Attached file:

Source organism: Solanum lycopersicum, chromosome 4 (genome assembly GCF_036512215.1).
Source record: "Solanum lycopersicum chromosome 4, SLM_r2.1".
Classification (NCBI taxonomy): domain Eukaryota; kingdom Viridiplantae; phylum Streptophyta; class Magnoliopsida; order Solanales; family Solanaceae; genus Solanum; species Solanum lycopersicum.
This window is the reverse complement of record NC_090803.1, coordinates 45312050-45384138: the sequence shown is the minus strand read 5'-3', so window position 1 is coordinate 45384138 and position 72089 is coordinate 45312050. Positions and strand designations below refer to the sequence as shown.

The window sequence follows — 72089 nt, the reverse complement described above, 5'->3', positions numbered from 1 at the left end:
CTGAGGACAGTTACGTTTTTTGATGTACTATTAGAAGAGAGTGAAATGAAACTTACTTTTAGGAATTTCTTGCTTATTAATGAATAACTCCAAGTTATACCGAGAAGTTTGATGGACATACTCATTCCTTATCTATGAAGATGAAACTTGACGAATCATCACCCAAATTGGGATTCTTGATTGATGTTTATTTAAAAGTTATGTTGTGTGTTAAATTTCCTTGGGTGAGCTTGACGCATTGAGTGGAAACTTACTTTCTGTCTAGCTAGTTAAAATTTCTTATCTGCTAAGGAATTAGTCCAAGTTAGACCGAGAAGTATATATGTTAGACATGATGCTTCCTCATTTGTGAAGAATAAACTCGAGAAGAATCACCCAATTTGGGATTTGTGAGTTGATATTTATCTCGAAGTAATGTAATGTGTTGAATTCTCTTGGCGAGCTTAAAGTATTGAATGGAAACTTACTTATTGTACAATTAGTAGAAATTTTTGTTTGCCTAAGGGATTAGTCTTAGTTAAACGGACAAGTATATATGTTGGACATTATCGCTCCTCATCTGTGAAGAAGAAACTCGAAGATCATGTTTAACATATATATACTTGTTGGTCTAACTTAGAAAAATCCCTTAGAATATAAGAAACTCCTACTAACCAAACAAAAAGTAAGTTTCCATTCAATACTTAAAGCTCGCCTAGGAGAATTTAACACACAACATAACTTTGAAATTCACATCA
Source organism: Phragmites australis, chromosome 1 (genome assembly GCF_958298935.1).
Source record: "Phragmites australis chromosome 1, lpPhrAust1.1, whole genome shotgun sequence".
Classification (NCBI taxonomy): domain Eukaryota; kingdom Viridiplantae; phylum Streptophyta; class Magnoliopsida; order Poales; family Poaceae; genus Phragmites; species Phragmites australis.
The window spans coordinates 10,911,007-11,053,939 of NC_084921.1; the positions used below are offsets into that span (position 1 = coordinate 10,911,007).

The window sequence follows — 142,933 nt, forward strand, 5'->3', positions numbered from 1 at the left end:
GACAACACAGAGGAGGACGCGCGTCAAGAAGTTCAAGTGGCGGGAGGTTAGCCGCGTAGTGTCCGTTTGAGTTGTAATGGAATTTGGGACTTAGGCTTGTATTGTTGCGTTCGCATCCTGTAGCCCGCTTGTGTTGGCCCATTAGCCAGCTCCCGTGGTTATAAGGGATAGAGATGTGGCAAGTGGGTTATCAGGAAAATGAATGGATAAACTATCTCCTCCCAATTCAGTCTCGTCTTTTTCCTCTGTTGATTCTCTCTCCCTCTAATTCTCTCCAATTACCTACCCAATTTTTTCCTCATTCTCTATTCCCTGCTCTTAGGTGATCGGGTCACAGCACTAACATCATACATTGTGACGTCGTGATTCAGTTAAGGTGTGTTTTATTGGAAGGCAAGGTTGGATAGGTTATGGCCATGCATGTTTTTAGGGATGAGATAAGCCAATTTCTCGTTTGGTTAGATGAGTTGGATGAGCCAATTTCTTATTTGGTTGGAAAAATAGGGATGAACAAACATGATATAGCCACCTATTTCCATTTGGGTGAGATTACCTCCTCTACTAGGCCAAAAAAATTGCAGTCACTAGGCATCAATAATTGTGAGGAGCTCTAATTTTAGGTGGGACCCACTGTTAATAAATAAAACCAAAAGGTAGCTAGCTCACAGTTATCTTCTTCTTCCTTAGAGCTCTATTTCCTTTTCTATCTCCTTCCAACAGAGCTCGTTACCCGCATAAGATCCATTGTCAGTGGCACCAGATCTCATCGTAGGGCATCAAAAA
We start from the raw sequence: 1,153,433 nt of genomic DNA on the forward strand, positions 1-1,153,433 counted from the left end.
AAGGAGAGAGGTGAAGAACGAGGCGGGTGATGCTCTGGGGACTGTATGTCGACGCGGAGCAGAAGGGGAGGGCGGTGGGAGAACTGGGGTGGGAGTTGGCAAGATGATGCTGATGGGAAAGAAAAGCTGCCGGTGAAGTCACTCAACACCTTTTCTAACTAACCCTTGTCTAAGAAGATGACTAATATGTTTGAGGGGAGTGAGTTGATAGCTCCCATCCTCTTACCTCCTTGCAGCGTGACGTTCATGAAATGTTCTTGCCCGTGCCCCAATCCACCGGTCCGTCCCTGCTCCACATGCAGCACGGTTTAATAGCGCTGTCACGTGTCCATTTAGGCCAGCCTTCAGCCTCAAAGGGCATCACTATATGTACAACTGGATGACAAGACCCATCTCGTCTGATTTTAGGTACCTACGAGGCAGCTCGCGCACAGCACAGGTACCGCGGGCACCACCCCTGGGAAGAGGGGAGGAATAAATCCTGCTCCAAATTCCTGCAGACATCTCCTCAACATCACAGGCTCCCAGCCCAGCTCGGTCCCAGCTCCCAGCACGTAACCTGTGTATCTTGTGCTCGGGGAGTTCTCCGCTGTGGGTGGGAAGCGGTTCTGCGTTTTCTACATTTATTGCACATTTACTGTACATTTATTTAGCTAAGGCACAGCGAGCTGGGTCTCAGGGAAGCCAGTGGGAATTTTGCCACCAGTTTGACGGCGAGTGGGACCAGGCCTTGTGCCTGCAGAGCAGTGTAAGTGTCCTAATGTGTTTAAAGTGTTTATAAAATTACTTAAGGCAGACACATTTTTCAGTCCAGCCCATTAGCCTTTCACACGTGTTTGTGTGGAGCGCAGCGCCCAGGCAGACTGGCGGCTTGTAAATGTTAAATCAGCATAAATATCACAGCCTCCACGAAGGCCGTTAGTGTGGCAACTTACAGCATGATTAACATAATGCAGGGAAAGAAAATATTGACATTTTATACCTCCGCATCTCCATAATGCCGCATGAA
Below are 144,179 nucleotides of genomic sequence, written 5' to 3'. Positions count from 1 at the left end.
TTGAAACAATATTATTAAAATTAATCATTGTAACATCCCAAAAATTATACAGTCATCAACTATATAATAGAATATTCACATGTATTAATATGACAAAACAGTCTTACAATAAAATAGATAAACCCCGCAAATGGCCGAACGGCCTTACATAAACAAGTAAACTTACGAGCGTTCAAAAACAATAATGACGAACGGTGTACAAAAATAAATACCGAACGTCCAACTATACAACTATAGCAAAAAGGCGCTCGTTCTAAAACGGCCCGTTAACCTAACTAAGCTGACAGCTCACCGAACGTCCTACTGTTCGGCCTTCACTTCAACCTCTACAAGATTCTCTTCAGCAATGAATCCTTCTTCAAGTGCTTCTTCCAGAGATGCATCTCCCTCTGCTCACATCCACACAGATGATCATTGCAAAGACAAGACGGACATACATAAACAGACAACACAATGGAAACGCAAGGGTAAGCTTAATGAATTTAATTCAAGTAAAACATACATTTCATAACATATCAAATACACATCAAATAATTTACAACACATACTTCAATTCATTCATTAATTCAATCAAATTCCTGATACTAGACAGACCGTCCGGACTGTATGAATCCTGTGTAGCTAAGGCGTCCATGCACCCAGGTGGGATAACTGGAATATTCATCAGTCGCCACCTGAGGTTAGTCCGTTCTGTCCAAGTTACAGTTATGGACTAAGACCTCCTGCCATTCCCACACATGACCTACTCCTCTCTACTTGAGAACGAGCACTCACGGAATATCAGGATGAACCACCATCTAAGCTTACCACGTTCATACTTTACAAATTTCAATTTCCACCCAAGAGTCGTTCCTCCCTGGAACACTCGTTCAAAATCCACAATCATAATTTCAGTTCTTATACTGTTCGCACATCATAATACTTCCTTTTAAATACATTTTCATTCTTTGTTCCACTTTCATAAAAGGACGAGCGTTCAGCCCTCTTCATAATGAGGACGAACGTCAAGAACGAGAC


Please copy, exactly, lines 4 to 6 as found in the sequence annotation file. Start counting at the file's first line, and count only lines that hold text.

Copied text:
This window is the reverse complement of record NC_090803.1, coordinates 45312050-45384138: the sequence shown is the minus strand read 5'-3', so window position 1 is coordinate 45384138 and position 72089 is coordinate 45312050. Positions and strand designations below refer to the sequence as shown.

The window sequence follows — 72089 nt, the reverse complement described above, 5'->3', positions numbered from 1 at the left end:
CTGAGGACAGTTACGTTTTTTGATGTACTATTAGAAGAGAGTGAAATGAAACTTACTTTTAGGAATTTCTTGCTTATTAATGAATAACTCCAAGTTATACCGAGAAGTTTGATGGACATACTCATTCCTTATCTATGAAGATGAAACTTGACGAATCATCACCCAAATTGGGATTCTTGATTGATGTTTATTTAAAAGTTATGTTGTGTGTTAAATTTCCTTGGGTGAGCTTGACGCATTGAGTGGAAACTTACTTTCTGTCTAGCTAGTTAAAATTTCTTATCTGCTAAGGAATTAGTCCAAGTTAGACCGAGAAGTATATATGTTAGACATGATGCTTCCTCATTTGTGAAGAATAAACTCGAGAAGAATCACCCAATTTGGGATTTGTGAGTTGATATTTATCTCGAAGTAATGTAATGTGTTGAATTCTCTTGGCGAGCTTAAAGTATTGAATGGAAACTTACTTATTGTACAATTAGTAGAAATTTTTGTTTGCCTAAGGGATTAGTCTTAGTTAAACGGACAAGTATATATGTTGGACATTATCGCTCCTCATCTGTGAAGAAGAAACTCGAAGATCATGTTTAACATATATATACTTGTTGGTCTAACTTAGAAAAATCCCTTAGAATATAAGAAACTCCTACTAACCAAACAAAAAGTAAGTTTCCATTCAATACTTAAAGCTCGCCTAGGAGAATTTAACACACAACATAACTTTGAAATTCACATCA